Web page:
This isn’t a crossroad.

I relate one hundred percent to this post. I have been doing the best I ever have. It’s incredible, it’s such a blessing, and I’m so grateful to God. But, I’m also so scared. I’m scared that I will remember everything I missed out on in the “real” world only to have it ripped away from me again. I want so badly to trust God and to give Him everything. But giving up control is a constant struggle because I don’t fully trust Him yet. I see the incredible things He’s doing in my life and my heart wants to explode with praise for Him. But I can’t get the fear out of the back of my mind.

Powered By Salt

The last couple of weeks have been a shock to me. I’m not even sure how to process whats happening. Long story short… I got the job! I also finally got my diploma! So within a week, God provided me with a car, my high school diploma, and an awesome job. One after the other like dominoes. Part of me feels like I’ve been waiting for this for so long, and now its finally happening. And part of me feels like I’ve been launched back into life at warp speed with no time to adjust.

Not only did God provide me with a job, but He provided the “perfect” job, considering my physical limitations. I spend most of my day watering and pruning flowers, helping customers, restocking shelves, and cleaning up around the garden center. Its fun, and cheerful. Its physical enough to enjoy since I love being active and…

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Learning: A Beautiful Privilege

The following is my submission to the 2015 Fall CourseHorse Learner’s Scholarship,  I intend to write more about my experience in regaining health very soon – so much in my life has changed, and I am so grateful! This essay gives a small glimpse of my story.

As a high school freshman, I balanced a full roster of honors classes and extracurricular activities, and my future looked incredibly bright. On the morning of June 5, 2006, that all changed. I fainted in the shower that morning, and my life suddenly went from fast-paced and busy to me being bed bound much of the time, passing out up to 16 times a day. I spent two years going from doctor to doctor before being diagnosed with Postural Orthostatic Tachycardia Syndrome, a form of Dysautonomia, at the Mayo Clinic. Medicine helped a little, but I was still a sliver of my former self. I spent my days feeling like a giant anvil was pushing me into the ground when I tried to stand or sit up. I was so dizzy, and the exhaustion I experienced was like nothing I had ever felt. I was so tired it was physically painful, and not even 23 straight hours of sleep could put a dent in it.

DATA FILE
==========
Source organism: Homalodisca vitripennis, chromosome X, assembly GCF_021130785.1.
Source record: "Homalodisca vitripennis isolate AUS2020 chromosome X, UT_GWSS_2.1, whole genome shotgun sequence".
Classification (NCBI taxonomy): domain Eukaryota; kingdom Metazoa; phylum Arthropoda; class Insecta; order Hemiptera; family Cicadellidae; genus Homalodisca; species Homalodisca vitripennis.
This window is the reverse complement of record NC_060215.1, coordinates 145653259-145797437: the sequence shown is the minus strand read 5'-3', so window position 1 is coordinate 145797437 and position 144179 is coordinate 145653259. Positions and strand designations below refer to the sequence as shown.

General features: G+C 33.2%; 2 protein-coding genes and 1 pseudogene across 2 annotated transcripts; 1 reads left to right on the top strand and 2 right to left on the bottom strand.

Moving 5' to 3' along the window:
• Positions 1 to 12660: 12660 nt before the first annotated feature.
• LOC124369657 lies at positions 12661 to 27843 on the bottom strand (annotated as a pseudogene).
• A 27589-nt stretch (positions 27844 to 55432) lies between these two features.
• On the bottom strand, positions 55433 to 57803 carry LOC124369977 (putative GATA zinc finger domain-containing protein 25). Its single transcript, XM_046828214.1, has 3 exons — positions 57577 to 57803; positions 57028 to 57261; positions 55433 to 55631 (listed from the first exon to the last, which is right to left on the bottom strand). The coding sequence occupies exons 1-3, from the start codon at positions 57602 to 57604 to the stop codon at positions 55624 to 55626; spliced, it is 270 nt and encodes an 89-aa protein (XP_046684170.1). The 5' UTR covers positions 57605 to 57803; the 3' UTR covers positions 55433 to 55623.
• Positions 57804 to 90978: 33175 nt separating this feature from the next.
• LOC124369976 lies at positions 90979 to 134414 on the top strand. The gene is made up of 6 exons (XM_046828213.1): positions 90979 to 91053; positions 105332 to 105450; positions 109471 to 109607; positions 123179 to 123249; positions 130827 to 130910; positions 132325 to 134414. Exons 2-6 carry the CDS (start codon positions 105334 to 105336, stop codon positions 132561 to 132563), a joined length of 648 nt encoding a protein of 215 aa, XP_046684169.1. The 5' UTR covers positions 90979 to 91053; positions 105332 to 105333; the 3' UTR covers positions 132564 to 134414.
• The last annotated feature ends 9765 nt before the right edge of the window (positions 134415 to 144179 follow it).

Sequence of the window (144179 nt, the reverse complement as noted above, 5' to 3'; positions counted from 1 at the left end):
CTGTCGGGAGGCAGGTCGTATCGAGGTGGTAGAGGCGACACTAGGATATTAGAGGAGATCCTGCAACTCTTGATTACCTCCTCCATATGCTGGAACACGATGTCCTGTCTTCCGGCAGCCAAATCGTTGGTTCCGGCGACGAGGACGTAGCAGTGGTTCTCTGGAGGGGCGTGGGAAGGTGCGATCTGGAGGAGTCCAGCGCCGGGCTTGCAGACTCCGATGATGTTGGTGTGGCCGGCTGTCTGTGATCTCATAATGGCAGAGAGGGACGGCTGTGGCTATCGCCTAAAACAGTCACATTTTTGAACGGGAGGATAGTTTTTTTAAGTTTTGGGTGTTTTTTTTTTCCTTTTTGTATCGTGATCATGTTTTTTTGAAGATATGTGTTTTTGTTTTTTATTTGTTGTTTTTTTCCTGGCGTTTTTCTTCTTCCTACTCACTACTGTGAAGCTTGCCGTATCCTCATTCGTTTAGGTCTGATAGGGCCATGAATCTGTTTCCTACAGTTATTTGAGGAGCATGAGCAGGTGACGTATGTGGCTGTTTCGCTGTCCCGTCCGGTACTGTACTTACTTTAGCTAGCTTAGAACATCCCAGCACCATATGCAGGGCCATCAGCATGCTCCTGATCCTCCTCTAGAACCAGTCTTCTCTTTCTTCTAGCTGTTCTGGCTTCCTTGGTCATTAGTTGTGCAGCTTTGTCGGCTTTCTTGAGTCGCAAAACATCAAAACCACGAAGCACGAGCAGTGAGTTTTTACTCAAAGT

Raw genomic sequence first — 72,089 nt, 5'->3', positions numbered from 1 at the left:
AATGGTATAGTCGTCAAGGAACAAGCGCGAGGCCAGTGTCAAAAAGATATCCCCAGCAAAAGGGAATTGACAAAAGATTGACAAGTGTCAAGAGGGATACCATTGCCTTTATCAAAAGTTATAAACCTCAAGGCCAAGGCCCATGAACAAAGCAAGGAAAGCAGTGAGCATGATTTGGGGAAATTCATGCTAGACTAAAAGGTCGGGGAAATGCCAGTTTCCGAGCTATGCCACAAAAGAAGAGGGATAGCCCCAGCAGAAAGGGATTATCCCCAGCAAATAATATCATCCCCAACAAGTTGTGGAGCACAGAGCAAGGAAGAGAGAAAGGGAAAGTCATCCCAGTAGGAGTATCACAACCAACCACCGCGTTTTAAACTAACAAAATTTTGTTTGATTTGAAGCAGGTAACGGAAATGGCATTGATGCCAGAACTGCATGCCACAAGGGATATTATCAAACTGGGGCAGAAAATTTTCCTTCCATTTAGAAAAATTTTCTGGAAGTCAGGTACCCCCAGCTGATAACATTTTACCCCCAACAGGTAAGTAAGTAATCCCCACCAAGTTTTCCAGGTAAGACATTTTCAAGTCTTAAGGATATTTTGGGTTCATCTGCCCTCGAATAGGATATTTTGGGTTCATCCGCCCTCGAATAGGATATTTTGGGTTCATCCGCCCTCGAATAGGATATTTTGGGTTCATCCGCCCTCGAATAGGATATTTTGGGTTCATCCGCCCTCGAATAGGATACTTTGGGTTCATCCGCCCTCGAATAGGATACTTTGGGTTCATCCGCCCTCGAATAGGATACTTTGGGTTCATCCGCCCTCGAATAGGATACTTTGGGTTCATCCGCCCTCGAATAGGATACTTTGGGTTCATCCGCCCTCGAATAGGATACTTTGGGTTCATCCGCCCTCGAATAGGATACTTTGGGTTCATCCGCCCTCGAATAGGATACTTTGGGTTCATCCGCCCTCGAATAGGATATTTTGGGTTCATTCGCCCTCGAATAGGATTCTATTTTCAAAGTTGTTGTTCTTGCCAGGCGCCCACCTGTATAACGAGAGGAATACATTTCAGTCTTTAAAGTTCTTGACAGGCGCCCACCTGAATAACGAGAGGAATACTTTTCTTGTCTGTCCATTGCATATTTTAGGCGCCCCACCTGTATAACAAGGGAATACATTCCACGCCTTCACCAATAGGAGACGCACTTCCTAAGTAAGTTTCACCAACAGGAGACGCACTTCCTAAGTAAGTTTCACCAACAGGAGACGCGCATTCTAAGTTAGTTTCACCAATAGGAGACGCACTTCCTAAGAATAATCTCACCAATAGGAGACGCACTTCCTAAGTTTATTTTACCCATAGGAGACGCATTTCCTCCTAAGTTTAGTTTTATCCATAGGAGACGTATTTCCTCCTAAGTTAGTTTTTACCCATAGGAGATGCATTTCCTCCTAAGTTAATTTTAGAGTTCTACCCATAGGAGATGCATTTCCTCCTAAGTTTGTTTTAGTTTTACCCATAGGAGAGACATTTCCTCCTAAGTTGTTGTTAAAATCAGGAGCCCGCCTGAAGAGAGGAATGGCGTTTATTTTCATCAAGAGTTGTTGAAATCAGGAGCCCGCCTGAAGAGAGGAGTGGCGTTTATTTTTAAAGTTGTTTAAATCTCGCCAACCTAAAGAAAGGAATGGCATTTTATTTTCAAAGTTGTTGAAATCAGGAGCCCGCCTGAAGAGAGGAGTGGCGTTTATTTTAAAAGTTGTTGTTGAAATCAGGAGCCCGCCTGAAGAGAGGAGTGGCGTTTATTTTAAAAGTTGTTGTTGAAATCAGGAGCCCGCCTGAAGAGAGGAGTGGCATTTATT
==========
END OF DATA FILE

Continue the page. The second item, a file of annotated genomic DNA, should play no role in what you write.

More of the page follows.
I spent my high school years struggling with these serious health issues. Getting through a full day of class became impossible because I struggled to remain upright for so many hours, and it felt like a thick fog had enveloped my brain. My previously easy honors classes became so difficult for me. Every assignment took so much longer to complete, and remembering concepts for tests felt like a nightmare. I missed more days of school than days I attended, but I made sure to stay in contact with my teachers and get my work sent home. I had piles and piles of makeup work that left me so overwhelmed I would cry. Graduating high school while dealing with feeling so sick all the time felt like an insurmountable task. But I knew my education was important, so I tried to persist. In 2009, I graduated on time with the rest of my class, which I consider my greatest achievement to date.

Going through my own struggles opened my eyes to the struggles other people were facing, and I became passionate about helping others. I dreamed of becoming a doctor, but had to turn down a full ride scholarship to a school’s biochemistry program due to my poor health. This broke my heart. Then, while attending community college, I accepted the fact that medical school would be too rigorous of a career path for me. I began pursuing a degree in nursing. Attending the necessary science classes was such a struggle – sitting up for long periods of time left me so exhausted I could often barely leave my bed for days afterwards. However, I finished my prerequisites and was accepted to nursing school. My brief joy turned to devastation when I met with the department to discuss my health and was told that nursing was not a safe or viable option for me with my limitations. This caused me to rethink everything. I knew I was passionate about helping people who dealt with serious health issues, and I wanted a way to explore the psychological side of long-term health issues while being one on one with patients. I realized I wanted to counsel those with chronic illness. I intend to get my master’s degree in social work, eventually becoming a Licensed Clinical Social worker, in order to do this.